However, considering only 32% of marketers are using an audience-first approach, it’s clear we all have room for improvement here.
“I think we’re going to see a resurgence in long-form content.
We’re hungry for more substance and value.”
Next up was Jeff Middlesworth, chief product officer of Emma, with the presentation “Emma Spring Launch & Sneak Peek into the Future!”
Since I’m not currently an Emma customer, this session promoting Emma’s newest products wasn’t totally relevant to me or 9 Clouds. But it was still interesting to hear from Jeff about how his team develops products to take friction out of the user experience.
“Great marketing is personal, goal driven, and creative.”
My first breakout session of the day was “Setting the Agenda: Closing the Gender Gap through Media, Marketing & Advertising” by Erin Friedman and Jenny Leahy of Microsoft.
If you’ve seen any of Microsoft’s recent ad campaigns, you’ve probably noticed an emphasis on diversity and gender equality. That’s the work of marketers like Erin and Jenny, who are working to increase awareness and provide more opportunities for women in the workplace (especially STEM).
I was inspired, not only by their noble causes but also by their focus on driving action through marketing campaigns. Microsoft didn’t just make thought-provoking videos about girls in STEM — it also hosted coding events for girls around the world, partnered with National Geographic to connect girls with female scientists, and worked with LinkedIn to create a futuristic “career explorer” to help girls turn their passion into action.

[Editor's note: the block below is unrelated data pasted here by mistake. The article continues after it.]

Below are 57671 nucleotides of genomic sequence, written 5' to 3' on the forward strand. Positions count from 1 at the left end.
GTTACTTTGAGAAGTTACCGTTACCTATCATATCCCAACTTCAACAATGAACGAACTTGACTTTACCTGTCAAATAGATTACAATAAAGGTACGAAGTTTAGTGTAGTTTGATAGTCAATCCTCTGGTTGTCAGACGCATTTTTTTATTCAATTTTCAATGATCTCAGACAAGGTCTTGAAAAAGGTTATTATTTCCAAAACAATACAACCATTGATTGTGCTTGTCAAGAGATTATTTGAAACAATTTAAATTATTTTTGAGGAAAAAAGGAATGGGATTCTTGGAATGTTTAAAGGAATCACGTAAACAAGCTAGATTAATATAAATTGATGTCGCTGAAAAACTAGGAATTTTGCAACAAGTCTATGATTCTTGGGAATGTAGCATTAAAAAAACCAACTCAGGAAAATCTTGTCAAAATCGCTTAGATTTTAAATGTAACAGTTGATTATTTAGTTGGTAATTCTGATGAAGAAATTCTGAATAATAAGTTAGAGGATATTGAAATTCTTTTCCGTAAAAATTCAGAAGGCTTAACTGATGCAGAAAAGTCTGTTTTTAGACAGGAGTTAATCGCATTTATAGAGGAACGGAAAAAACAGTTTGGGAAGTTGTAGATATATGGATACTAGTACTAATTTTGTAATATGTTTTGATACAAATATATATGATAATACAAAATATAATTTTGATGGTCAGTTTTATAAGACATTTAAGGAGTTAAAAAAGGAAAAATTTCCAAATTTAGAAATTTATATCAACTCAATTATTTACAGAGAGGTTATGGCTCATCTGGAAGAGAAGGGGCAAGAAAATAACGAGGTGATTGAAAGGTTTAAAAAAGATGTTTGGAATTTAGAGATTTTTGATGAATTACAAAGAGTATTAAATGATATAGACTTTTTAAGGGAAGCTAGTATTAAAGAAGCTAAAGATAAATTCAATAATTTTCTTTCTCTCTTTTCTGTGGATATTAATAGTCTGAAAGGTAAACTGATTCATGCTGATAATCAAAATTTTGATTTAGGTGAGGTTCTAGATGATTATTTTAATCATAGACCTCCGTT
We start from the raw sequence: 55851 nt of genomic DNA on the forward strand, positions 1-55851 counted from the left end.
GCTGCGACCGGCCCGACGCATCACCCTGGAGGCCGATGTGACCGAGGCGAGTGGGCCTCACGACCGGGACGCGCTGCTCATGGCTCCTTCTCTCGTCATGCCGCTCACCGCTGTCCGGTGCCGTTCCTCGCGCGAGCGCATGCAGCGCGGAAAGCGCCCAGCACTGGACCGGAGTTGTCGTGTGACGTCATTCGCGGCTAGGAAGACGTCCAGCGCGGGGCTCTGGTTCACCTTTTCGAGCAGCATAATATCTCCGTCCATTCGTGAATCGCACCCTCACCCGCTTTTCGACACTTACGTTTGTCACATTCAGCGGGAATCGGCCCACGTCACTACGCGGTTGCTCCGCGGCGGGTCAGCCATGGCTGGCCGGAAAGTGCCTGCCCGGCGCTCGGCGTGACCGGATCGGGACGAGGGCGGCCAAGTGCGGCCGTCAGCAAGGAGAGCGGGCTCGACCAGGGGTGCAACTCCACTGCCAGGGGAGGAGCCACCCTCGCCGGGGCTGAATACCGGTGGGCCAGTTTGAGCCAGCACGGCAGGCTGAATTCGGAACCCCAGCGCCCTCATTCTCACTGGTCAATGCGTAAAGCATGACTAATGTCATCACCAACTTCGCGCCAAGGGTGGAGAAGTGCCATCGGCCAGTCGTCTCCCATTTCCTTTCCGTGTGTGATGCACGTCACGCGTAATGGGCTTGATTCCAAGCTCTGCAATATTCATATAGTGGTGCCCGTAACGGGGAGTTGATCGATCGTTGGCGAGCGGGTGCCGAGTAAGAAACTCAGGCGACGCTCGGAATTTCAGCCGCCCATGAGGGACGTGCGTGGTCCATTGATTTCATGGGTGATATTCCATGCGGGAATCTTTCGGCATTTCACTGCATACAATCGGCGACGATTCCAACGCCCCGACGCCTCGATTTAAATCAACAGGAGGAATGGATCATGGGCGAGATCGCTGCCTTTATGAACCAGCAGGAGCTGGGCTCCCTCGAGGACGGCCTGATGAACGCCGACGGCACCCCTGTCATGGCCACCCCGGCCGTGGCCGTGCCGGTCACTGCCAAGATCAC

As marketers, we should always be thinking about the next part of the conversation.
“Inclusion is a core part of our creative process.”
The next session was one of my favorites.
In “Find the Red Thread: Your Secret Weapon for Finding & Telling Your Story,” business speaker Tamsen Webster drew a line between branding and brand.
Your branding, Tamsen says, is the message you want your company to convey. Your brand is what actually manifests.
So if you want to build a better brand, don’t start with “branding” — those flashy marketing gimmicks that serve as Band-Aids for a bigger problem. Instead, start with the “red thread” — that unique element that makes your business meaningful and ties everything together.
I love this idea of purposeful marketing. It’s easy for marketers to lose sight of the larger goal, but when you relate your efforts back to your company’s manifesto, it’s easier to be passionate about the value you’re offering.
“Marketing doesn’t move people. Meaning does.”
After another sun-splashed lunch on the patio, I attended “Nissan and 360 VR Experiences” by Robert Brown of Nissan.
Since I work for an automotive marketing agency, I figured this was an appropriate session for me. And it certainly was interesting — not only did we get to hear about Nissan’s partnership with Star Wars and their joint foray into virtual reality (VR) marketing, we also got to see the VR experience in action, as they showed a live demo onstage.